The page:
Upgrade to a Glass Shower
By Sarah Green Carmichael
Photos By Ben Carmichael Photography
If you’ve redone a bathroom lately—or even taken a peek inside a home design magazine or coffee table book—you know that one thing many desirable modern bathrooms have are frameless glass showers.
When we were redoing our upstairs bathroom, we knew we wanted to upgrade from an old tub-and-shower-curtain configuration to a walk-in all-glass shower. Given how beautiful and popular these showers are now, we knew it would add significant value to our home. Like adding a chef-quality stove or a walk-in closet, a gorgeous frameless shower door is an instant upgrade and a smart investment.
Easier to Clean
I was also done with the mess and fuss of shower curtains. Just flat-out done. In my younger, singler days, it didn’t feel like such a big deal to keep the bathroom clean. Every now and then I’d just wipe down a few surfaces, run the toilet brush around the bowl, and be done.
But now that there are two of us using the shower—and one of us is a pretty hairy man (hint: it’s not me)—there’s a lot more involved. I dreaded having to take the shower curtain and liner down, wash them, dry them, and rehang them. (The only thing more cringe-inducing was accidentally touching the grody side of a shower curtain that had gone too long without a wash. I mean, I’m naked in there! I’m vulnerable!)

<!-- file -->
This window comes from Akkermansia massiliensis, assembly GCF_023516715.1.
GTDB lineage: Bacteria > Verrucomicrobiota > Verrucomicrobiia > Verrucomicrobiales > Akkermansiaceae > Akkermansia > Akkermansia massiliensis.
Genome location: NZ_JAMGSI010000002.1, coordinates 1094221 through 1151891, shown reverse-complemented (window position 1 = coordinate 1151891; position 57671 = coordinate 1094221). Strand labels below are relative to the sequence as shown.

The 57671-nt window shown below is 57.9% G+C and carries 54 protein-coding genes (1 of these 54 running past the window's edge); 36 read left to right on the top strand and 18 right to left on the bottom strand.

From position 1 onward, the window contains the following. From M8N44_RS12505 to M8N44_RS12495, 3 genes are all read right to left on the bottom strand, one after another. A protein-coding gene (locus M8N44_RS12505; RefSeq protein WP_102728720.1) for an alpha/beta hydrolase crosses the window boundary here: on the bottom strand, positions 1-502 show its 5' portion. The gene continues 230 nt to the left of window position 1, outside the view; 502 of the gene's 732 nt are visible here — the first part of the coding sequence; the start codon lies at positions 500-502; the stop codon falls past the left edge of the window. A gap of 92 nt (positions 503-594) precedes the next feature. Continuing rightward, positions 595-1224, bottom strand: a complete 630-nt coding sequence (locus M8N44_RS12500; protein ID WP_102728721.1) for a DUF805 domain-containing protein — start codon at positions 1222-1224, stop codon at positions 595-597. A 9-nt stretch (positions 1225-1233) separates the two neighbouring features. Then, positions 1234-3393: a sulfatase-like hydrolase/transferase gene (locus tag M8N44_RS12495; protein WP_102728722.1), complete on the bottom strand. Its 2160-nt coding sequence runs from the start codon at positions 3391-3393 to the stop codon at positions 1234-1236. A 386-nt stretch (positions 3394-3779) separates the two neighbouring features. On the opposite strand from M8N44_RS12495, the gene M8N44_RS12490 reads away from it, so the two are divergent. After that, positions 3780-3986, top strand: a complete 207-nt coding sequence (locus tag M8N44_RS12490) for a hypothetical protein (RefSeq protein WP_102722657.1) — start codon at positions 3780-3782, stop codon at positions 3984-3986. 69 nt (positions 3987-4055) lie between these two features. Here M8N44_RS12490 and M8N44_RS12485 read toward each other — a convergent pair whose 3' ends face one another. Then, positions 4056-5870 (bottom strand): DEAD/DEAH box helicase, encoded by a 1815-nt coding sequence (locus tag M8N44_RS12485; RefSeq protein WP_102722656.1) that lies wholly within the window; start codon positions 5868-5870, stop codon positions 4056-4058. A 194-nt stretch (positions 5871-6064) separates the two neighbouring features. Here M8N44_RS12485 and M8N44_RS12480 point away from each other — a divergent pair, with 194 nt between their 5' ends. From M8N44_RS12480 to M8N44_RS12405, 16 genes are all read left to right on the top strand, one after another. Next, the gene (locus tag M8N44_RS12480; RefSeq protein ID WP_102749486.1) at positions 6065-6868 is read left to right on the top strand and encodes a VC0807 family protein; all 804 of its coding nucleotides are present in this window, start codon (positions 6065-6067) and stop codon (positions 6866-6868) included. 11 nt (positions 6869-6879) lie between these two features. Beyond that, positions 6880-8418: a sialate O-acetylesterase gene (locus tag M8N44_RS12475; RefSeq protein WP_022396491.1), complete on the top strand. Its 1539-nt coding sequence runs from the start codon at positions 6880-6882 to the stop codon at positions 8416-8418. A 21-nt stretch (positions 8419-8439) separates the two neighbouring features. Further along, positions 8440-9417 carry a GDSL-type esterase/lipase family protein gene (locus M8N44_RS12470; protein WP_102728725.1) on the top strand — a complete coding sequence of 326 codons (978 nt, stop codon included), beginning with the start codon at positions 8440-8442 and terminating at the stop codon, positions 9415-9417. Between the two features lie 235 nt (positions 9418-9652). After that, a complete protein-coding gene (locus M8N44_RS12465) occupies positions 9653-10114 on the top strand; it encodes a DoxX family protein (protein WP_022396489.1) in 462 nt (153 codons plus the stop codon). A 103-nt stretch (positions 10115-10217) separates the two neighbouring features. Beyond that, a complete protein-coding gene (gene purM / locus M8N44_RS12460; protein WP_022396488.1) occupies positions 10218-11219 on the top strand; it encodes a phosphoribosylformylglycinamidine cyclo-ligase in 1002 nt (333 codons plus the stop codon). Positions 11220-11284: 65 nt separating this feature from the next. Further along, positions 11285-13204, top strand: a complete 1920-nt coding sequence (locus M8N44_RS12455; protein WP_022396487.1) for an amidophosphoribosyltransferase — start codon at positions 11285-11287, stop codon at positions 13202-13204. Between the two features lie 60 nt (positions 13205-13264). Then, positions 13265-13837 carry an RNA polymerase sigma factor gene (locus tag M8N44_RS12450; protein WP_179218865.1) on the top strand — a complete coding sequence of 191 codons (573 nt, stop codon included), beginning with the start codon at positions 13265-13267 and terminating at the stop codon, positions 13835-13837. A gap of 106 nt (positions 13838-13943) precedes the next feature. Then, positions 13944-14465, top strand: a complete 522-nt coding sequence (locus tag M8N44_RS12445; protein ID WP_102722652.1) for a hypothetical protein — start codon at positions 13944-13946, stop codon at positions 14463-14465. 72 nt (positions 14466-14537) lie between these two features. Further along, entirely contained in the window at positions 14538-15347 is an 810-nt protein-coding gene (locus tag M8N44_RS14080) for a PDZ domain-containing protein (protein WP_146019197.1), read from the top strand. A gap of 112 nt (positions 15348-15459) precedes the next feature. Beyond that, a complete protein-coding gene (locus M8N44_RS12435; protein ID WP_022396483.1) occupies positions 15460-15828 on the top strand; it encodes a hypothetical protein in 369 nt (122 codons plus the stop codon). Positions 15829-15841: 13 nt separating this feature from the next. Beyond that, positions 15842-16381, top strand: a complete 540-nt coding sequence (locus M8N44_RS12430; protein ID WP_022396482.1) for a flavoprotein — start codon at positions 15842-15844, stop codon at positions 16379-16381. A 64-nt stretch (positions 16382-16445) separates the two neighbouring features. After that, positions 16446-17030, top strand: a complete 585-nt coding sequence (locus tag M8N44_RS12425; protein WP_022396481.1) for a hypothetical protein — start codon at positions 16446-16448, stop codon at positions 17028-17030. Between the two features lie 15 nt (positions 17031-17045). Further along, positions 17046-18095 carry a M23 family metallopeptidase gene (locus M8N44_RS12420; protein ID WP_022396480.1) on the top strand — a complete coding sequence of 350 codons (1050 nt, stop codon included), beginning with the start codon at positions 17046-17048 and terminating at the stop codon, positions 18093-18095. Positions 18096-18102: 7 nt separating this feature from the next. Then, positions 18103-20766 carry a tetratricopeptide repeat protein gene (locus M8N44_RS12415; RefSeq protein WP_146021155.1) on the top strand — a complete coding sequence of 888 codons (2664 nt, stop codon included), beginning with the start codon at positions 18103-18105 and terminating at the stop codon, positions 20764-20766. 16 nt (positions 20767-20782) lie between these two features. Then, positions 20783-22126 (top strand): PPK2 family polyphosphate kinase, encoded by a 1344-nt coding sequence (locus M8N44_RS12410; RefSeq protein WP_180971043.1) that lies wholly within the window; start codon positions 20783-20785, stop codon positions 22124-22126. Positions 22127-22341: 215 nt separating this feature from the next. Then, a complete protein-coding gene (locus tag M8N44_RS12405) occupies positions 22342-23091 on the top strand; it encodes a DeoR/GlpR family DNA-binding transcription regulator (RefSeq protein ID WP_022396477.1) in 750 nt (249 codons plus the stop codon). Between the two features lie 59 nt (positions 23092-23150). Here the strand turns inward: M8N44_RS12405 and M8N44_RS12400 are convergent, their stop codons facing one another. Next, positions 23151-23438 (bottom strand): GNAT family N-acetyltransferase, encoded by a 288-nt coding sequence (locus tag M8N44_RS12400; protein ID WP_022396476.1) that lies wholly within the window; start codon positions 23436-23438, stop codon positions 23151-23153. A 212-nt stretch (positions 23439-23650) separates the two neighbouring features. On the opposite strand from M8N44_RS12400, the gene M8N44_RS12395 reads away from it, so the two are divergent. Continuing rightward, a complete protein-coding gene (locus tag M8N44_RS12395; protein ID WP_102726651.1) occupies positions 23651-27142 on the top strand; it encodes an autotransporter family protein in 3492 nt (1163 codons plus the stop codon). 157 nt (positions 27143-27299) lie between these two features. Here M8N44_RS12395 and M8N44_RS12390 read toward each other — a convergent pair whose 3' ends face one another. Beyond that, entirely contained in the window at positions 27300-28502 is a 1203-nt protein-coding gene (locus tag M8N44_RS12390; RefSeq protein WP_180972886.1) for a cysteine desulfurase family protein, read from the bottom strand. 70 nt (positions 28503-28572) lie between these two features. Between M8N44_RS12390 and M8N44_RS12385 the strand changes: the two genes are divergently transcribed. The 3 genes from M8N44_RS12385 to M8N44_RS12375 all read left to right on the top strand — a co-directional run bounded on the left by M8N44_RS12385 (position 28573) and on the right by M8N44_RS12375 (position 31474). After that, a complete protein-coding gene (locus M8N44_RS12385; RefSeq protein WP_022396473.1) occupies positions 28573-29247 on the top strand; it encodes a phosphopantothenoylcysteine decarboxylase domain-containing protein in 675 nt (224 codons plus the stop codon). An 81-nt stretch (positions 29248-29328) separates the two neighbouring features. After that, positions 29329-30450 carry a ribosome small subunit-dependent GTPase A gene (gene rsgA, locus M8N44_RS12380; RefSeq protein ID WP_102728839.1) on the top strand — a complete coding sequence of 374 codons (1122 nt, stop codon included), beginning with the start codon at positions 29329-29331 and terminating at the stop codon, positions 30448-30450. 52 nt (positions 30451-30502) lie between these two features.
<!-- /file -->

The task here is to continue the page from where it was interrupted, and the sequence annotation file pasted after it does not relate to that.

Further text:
Cleaning our new glass shower door is a snap in comparison. I’ve heard some people complain that glass showers are hard to keep clean, and indeed, in a previous house with a different brand of shower glass, we did have a shower that hadn’t been well-cared for and was covered in hard-to-remove soap scum. But this hasn’t been my experience at all with our new Basco shower door. It came pre-treated with AcuaGlideXP, a coating that protects the finish of the glass and makes it resistant to soap scum and water marks. (It comes with a 10-year warranty.) Once a week, I just spritz the glass with the company’s Maintain spray and rub it dry with a micro-fiber cloth.
Makes a Small Room Feel Bigger
I also knew that an all-glass shower would help our bathroom feel bright and airy. Old houses contain a lot of mysteries, and one of the mysteries of our 1860 New England home was that the upstairs bathroom had been divided into two small rooms, making the space feel very cramped and dark. Resolving this involved a ton of work, time and expense—pushing one wall back, and tearing out another wall, moving a washer-dryer unit to the basement, and so on. Rebuilding an enclosed shower would have just undone all the work we’d done to open up the space.